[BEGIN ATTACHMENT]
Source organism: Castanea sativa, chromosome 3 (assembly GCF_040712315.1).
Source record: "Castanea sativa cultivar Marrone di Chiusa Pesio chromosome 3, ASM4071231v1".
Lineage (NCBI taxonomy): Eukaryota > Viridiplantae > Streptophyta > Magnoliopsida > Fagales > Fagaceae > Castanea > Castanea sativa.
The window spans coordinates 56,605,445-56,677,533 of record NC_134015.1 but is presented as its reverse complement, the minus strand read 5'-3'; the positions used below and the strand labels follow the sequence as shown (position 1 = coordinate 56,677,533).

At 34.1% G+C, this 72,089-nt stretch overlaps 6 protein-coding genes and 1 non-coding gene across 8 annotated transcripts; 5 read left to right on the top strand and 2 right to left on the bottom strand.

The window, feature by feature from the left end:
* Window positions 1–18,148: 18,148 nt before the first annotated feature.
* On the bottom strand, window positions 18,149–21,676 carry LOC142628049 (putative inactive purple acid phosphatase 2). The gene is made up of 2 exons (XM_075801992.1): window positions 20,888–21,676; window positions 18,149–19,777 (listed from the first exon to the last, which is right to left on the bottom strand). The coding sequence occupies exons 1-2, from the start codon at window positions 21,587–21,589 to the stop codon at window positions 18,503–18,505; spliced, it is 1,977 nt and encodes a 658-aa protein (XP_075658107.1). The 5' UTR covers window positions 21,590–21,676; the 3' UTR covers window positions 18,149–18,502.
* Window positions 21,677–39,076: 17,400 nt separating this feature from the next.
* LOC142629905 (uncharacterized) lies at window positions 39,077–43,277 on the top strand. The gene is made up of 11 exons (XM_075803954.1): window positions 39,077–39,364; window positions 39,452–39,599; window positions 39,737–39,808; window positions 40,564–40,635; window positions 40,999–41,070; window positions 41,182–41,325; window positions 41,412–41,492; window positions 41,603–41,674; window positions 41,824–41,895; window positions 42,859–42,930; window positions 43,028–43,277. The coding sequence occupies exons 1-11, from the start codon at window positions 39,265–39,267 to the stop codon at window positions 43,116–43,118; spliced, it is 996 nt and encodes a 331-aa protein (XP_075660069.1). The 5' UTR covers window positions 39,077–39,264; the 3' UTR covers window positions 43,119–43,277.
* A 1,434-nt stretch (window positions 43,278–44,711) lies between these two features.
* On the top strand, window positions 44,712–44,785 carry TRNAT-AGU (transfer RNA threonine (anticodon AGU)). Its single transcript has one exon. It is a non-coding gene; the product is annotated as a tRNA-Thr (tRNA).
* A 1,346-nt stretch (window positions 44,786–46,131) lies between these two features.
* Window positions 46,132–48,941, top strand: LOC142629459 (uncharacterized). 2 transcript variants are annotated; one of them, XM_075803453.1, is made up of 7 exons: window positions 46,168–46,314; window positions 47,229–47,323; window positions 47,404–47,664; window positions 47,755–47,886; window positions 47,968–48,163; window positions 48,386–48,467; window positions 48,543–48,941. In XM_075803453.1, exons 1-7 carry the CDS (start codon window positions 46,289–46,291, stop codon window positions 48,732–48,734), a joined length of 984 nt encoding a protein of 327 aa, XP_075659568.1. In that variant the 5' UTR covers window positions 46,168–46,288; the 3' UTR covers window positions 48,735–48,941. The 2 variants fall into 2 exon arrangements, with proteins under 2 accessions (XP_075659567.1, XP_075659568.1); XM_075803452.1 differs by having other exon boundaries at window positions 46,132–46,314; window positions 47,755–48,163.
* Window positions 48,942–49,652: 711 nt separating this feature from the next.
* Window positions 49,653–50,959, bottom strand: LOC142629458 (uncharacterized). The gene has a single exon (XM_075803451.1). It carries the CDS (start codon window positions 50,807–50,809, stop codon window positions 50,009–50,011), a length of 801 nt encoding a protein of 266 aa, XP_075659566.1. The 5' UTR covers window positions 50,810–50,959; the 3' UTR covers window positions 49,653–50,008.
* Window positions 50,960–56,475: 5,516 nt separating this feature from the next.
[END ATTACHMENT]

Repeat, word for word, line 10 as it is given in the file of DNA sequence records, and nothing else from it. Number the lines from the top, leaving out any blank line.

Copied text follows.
* LOC142629905 (uncharacterized) lies at window positions 39,077–43,277 on the top strand. The gene is made up of 11 exons (XM_075803954.1): window positions 39,077–39,364; window positions 39,452–39,599; window positions 39,737–39,808; window positions 40,564–40,635; window positions 40,999–41,070; window positions 41,182–41,325; window positions 41,412–41,492; window positions 41,603–41,674; window positions 41,824–41,895; window positions 42,859–42,930; window positions 43,028–43,277. The coding sequence occupies exons 1-11, from the start codon at window positions 39,265–39,267 to the stop codon at window positions 43,116–43,118; spliced, it is 996 nt and encodes a 331-aa protein (XP_075660069.1). The 5' UTR covers window positions 39,077–39,264; the 3' UTR covers window positions 43,119–43,277.